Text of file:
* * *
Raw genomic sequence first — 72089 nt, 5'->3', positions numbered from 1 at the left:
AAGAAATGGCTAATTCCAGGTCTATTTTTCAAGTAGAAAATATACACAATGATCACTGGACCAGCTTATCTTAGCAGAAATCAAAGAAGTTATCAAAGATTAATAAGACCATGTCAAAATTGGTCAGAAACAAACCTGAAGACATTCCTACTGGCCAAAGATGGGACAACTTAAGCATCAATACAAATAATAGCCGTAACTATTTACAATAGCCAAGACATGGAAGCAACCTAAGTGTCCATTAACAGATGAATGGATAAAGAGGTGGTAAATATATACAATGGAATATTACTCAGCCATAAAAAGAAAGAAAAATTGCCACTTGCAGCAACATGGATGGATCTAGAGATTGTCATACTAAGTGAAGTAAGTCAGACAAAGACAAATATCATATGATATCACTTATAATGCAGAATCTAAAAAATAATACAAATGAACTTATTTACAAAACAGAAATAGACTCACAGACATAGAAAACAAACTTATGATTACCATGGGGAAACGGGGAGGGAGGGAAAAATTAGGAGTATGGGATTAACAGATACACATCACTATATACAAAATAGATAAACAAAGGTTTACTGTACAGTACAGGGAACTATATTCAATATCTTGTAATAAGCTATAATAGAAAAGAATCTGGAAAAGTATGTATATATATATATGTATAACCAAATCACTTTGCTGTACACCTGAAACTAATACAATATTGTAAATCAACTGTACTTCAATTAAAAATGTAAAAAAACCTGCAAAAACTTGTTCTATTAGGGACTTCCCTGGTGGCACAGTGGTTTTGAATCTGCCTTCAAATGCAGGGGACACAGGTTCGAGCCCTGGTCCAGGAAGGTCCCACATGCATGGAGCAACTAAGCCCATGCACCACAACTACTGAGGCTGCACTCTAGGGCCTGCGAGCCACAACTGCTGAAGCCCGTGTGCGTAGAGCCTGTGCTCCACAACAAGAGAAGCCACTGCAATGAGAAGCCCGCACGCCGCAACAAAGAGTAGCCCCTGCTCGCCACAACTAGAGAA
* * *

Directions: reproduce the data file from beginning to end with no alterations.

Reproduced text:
Raw genomic sequence first — 72089 nt, 5'->3', positions numbered from 1 at the left:
AAGAAATGGCTAATTCCAGGTCTATTTTTCAAGTAGAAAATATACACAATGATCACTGGACCAGCTTATCTTAGCAGAAATCAAAGAAGTTATCAAAGATTAATAAGACCATGTCAAAATTGGTCAGAAACAAACCTGAAGACATTCCTACTGGCCAAAGATGGGACAACTTAAGCATCAATACAAATAATAGCCGTAACTATTTACAATAGCCAAGACATGGAAGCAACCTAAGTGTCCATTAACAGATGAATGGATAAAGAGGTGGTAAATATATACAATGGAATATTACTCAGCCATAAAAAGAAAGAAAAATTGCCACTTGCAGCAACATGGATGGATCTAGAGATTGTCATACTAAGTGAAGTAAGTCAGACAAAGACAAATATCATATGATATCACTTATAATGCAGAATCTAAAAAATAATACAAATGAACTTATTTACAAAACAGAAATAGACTCACAGACATAGAAAACAAACTTATGATTACCATGGGGAAACGGGGAGGGAGGGAAAAATTAGGAGTATGGGATTAACAGATACACATCACTATATACAAAATAGATAAACAAAGGTTTACTGTACAGTACAGGGAACTATATTCAATATCTTGTAATAAGCTATAATAGAAAAGAATCTGGAAAAGTATGTATATATATATATGTATAACCAAATCACTTTGCTGTACACCTGAAACTAATACAATATTGTAAATCAACTGTACTTCAATTAAAAATGTAAAAAAACCTGCAAAAACTTGTTCTATTAGGGACTTCCCTGGTGGCACAGTGGTTTTGAATCTGCCTTCAAATGCAGGGGACACAGGTTCGAGCCCTGGTCCAGGAAGGTCCCACATGCATGGAGCAACTAAGCCCATGCACCACAACTACTGAGGCTGCACTCTAGGGCCTGCGAGCCACAACTGCTGAAGCCCGTGTGCGTAGAGCCTGTGCTCCACAACAAGAGAAGCCACTGCAATGAGAAGCCCGCACGCCGCAACAAAGAGTAGCCCCTGCTCGCCACAACTAGAGAA